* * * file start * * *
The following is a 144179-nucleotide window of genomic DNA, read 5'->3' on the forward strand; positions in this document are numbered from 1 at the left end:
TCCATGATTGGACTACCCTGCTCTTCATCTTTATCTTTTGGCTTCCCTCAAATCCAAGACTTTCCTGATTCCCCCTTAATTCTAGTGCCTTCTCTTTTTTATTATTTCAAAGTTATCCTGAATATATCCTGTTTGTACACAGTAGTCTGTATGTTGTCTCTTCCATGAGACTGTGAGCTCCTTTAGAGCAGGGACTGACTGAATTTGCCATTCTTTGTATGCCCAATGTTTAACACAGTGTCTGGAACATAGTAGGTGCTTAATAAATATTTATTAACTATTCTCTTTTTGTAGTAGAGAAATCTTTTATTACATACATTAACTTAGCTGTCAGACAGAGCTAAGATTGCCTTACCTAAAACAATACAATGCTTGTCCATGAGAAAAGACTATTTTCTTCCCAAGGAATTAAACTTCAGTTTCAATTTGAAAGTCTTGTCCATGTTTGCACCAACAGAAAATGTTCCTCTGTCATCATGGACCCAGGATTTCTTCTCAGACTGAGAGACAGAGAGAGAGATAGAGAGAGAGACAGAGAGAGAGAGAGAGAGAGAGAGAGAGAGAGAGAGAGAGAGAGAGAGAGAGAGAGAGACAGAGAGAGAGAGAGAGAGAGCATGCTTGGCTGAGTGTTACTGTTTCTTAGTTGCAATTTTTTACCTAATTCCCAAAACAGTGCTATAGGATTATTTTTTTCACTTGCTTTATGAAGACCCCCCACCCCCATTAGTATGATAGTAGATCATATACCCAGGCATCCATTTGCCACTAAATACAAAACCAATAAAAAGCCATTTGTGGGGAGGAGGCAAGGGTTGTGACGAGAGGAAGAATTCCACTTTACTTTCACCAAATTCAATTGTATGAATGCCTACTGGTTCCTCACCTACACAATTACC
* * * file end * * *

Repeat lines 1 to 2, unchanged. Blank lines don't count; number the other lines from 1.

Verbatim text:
The following is a 144179-nucleotide window of genomic DNA, read 5'->3' on the forward strand; positions in this document are numbered from 1 at the left end:
TCCATGATTGGACTACCCTGCTCTTCATCTTTATCTTTTGGCTTCCCTCAAATCCAAGACTTTCCTGATTCCCCCTTAATTCTAGTGCCTTCTCTTTTTTATTATTTCAAAGTTATCCTGAATATATCCTGTTTGTACACAGTAGTCTGTATGTTGTCTCTTCCATGAGACTGTGAGCTCCTTTAGAGCAGGGACTGACTGAATTTGCCATTCTTTGTATGCCCAATGTTTAACACAGTGTCTGGAACATAGTAGGTGCTTAATAAATATTTATTAACTATTCTCTTTTTGTAGTAGAGAAATCTTTTATTACATACATTAACTTAGCTGTCAGACAGAGCTAAGATTGCCTTACCTAAAACAATACAATGCTTGTCCATGAGAAAAGACTATTTTCTTCCCAAGGAATTAAACTTCAGTTTCAATTTGAAAGTCTTGTCCATGTTTGCACCAACAGAAAATGTTCCTCTGTCATCATGGACCCAGGATTTCTTCTCAGACTGAGAGACAGAGAGAGAGATAGAGAGAGAGACAGAGAGAGAGAGAGAGAGAGAGAGAGAGAGAGAGAGAGAGAGAGAGAGAGAGAGAGAGACAGAGAGAGAGAGAGAGAGAGCATGCTTGGCTGAGTGTTACTGTTTCTTAGTTGCAATTTTTTACCTAATTCCCAAAACAGTGCTATAGGATTATTTTTTTCACTTGCTTTATGAAGACCCCCCACCCCCATTAGTATGATAGTAGATCATATACCCAGGCATCCATTTGCCACTAAATACAAAACCAATAAAAAGCCATTTGTGGGGAGGAGGCAAGGGTTGTGACGAGAGGAAGAATTCCACTTTACTTTCACCAAATTCAATTGTATGAATGCCTACTGGTTCCTCACCTACACAATTACC